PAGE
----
With this traffic monitoring technology, motorhomers can drive with a copilot that’s always alert.
By Jim Brightly, F358406
We’ve all heard the story about the new motorhome owner who set the cruise control and then went back to the galley to make a sandwich, believing that the cruise control would manage the coach’s direction as well as the speed.
Of course, this is one of the many urban legends being passed around today and would never happen. But with vehicle navigation technology becoming more and more advanced, it’s not hard to imagine a day when drivers are able to set their course, sit back, and watch the scenery as the motorhome’s electronic wizardry guides the coach down the highway. Although that kind of “cruise control” freedom may be years away, the basics of such a guidance system have been established with the VORAD collision avoidance system from Eaton Corporation, C10396.
Using sophisticated, high-frequency radar, VORAD’s multiple systems “” AlwaysAlert, BlindSpotter, and SmartCruise “” alert drivers to potentially hazardous traffic conditions, giving the operator time to respond before an accident occurs. AlwaysAlert and BlindSpotter can be installed on new or used coaches with either diesel or gasoline engines, while SmartCruise can be installed only on certain compatible diesel engines.
AlwaysAlert is a forward-looking tool that scans the roadway ahead of the vehicle. The system helps drivers avoid accidents through audible and visual alerts “” the closer the obstacle, the more intense the warnings. According to product literature, it continuously monitors road conditions up to 500 feet ahead and can even “see” around curves. It can track up to 20 vehicles at one time, even those driving in adjacent lanes, but it reports only those vehicles within your motorhome’s lane, even if the lane curves.
By taking into account the motorhome’s speed and the distance of the vehicle(s) ahead, the in-coach warning panel will illuminate a single yellow light when an object is within 3 seconds of being contacted. At 2 seconds, two lights (yellow and orange) will show. At 1 second from possible impact, three lights “” yellow, orange, and red “” will be visible, but still with no sound warning. The fourth stage of warning occurs when the object is within ½-second of impact. At this stage all three lights will illuminate and a triple repeating tone will sound. These are the factory settings, but both the volume and range are adjustable by the operator via control knobs on the warning panel.
In addition to the above, the system also calculates the closing rate of the coach to vehicles ahead of it. If the system determines that the driver needs to react to a dangerous situation immediately, AlwaysAlert will activate both the audible and visual alerts at distances out to 450 feet ahead, giving the driver plenty of time to react.
The BlindSpotter uses short-range radar sensors mounted on the sides of the motorhome to “see” what the driver can’t alongside the coach. This addition to AlwaysAlert “watches” for vehicles or other obstacles on the sides of the motorhome and warns the driver if something is detected in the blind spots. When the system senses another vehicle alongside the motorhome, a constant visual alert is displayed until the vehicle is no longer in range. If the motorhome driver puts on the turn signal to indicate a lane change and the sensor detects another vehicle in that lane, an audible alarm is activated to alert the driver to the potential hazard.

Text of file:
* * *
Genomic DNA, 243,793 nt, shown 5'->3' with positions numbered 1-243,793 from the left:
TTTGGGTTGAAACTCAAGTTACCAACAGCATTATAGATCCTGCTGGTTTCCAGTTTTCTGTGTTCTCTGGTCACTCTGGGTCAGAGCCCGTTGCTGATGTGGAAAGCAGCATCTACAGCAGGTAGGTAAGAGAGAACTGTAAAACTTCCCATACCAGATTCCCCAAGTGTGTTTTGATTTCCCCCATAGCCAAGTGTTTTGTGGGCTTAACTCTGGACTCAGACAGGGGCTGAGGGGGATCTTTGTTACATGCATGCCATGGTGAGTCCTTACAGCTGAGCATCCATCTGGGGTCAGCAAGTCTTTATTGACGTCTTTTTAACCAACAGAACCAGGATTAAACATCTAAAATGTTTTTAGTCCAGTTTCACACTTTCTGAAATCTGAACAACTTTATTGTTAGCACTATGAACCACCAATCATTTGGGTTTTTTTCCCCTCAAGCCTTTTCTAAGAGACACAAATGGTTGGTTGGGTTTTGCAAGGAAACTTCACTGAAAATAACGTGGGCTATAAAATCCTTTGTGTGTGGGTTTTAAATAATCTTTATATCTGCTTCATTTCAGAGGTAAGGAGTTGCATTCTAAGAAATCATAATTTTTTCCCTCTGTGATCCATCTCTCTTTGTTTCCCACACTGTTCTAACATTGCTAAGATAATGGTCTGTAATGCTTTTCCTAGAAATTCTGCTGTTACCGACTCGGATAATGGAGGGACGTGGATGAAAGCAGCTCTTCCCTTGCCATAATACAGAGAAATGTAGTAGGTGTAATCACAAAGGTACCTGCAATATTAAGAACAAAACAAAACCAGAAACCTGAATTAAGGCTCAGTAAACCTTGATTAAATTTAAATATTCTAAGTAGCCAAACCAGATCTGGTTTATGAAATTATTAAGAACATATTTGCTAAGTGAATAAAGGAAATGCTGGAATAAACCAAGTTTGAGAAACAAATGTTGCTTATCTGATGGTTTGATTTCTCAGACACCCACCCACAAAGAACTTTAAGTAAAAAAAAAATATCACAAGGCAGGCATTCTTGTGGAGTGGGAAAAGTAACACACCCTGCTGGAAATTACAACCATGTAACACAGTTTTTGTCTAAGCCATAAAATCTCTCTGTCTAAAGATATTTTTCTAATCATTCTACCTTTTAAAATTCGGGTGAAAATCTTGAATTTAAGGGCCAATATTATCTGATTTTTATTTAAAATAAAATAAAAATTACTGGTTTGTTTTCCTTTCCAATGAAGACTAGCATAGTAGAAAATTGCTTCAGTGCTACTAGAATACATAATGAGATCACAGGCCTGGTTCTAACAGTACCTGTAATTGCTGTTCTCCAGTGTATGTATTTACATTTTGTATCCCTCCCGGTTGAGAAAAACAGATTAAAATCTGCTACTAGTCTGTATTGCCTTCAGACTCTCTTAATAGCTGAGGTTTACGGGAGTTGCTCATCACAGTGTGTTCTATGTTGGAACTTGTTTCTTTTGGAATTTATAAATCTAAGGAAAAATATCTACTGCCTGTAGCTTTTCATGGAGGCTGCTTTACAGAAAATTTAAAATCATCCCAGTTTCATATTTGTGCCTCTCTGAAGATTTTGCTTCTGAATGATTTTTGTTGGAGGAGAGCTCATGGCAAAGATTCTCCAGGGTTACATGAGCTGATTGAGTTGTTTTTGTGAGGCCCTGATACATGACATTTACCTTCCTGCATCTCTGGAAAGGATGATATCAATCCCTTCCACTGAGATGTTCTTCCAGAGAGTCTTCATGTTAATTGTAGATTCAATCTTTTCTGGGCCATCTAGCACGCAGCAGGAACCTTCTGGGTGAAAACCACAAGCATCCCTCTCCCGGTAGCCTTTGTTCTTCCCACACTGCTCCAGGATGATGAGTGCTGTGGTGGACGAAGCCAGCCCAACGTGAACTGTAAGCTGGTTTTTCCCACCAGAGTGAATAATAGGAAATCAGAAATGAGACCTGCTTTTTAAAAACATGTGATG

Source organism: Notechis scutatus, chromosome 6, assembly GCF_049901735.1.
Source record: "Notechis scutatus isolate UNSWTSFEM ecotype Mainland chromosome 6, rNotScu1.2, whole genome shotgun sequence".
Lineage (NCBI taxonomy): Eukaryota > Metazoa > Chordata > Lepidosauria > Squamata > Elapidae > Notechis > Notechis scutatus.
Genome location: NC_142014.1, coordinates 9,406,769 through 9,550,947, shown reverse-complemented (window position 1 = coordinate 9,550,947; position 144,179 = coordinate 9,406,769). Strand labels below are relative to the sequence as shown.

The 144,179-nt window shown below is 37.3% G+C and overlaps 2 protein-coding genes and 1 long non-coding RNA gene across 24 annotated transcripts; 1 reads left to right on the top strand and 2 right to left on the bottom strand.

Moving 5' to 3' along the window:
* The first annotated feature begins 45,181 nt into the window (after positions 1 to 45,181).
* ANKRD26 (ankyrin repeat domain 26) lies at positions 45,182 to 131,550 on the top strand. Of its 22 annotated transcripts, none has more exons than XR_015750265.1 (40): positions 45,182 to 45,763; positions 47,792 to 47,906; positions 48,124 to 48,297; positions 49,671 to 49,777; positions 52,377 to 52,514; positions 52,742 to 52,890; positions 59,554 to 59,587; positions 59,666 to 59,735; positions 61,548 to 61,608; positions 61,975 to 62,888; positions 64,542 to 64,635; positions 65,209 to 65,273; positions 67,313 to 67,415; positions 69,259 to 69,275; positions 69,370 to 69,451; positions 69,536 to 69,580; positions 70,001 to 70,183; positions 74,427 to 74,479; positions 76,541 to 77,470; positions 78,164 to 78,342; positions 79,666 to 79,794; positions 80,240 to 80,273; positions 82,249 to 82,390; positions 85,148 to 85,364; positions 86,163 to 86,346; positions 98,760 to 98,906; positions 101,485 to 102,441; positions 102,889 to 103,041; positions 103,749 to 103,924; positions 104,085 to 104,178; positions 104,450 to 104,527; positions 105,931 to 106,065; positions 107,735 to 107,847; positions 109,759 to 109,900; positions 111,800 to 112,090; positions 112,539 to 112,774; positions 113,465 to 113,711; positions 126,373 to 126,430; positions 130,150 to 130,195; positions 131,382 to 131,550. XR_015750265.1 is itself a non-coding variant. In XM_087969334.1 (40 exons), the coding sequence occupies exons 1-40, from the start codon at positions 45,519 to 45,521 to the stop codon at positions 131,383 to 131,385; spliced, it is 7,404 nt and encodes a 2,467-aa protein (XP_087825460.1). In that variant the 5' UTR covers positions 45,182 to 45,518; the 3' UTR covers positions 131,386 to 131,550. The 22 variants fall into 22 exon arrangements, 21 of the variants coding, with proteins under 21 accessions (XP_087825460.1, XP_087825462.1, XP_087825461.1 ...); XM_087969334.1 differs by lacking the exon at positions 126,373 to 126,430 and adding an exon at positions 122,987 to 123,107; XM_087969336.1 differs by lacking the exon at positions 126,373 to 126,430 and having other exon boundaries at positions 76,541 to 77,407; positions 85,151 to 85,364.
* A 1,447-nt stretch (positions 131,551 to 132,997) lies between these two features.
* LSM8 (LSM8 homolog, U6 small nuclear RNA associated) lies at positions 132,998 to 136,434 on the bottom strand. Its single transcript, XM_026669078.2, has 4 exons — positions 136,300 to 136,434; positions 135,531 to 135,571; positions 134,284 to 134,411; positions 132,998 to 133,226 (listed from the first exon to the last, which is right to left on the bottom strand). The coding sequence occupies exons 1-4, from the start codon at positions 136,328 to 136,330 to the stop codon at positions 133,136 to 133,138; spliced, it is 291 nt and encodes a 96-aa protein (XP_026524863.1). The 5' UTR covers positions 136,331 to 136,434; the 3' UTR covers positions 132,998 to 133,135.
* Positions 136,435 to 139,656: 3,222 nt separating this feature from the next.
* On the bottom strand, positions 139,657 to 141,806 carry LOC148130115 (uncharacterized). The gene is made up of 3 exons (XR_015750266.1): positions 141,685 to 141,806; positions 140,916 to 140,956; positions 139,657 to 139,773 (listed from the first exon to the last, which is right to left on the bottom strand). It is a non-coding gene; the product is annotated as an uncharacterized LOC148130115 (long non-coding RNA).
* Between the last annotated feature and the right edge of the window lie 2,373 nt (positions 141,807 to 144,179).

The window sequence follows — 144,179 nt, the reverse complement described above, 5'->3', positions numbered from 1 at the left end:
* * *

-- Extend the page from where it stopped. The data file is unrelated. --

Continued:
The third piece of the VORAD system is SmartCruise. Working in conjunction with the AlwaysAlert component and the vehicle’s own cruise control system, SmartCruise automatically maintains a safe following distance by monitoring and matching the flow of traffic. As the vehicle in front of the motorhome speeds up or slows down, SmartCruise will maintain the same safe distance by adjusting the speed of the coach. SmartCruise, which was introduced in 1999, can even engage the engine retarder when engine braking is required to maintain a safe following distance. When traffic opens up again, the system automatically returns to the preset cruise control speed.
The VORAD system was introduced to the commercial trucking industry in 1995. Freightliner became the first tractor manufacturer to offer the system as an option just before the turn of the century. In 2003 Monaco Coach Corporation became the first motorhome manufacturer to offer VORAD as a factory-installed option. Initially it was available on two high-end models, but now it can be ordered on 10 Monaco models. Today VORAD is also an option on motorhomes manufactured by Country Coach, Fleetwood, Newell, Newmar, and Parliament Coach.
Since it uses a different frequency than that used by law enforcement radar guns, VORAD will not interfere with radar detectors or affect the traffic-speed radar used by police officers. Even though the system can be added to preowned coaches, it cannot be installed by the average shade-tree mechanic or coach owner. Components of the VORAD system must be installed by factory-trained, authorized technicians to ensure proper operation. (Computer software and special tools are required to align the radar and to interface it with the vehicle’s electronics.)
Installation of the system will take approximately eight hours, and prices will vary depending upon the coach model and labor rates. However, expect to pay between $5,500 and $6,500 for the full-service system (AlwaysAlert, BlindSpotter, and SmartCruise), which is also the typical price to add VORAD as an option on a new coach.
Safety is paramount when operating a vehicle, and even the best drivers make mistakes or become distracted. The VORAD collision avoidance system puts another set of “eyes” on the road, alerting drivers to hazardous situations and allowing them to take action before it’s too late.
Eaton Corporation, P.O. Box 4013, Kalamazoo, MI 49003; (866) 788-6723; www.vorad.com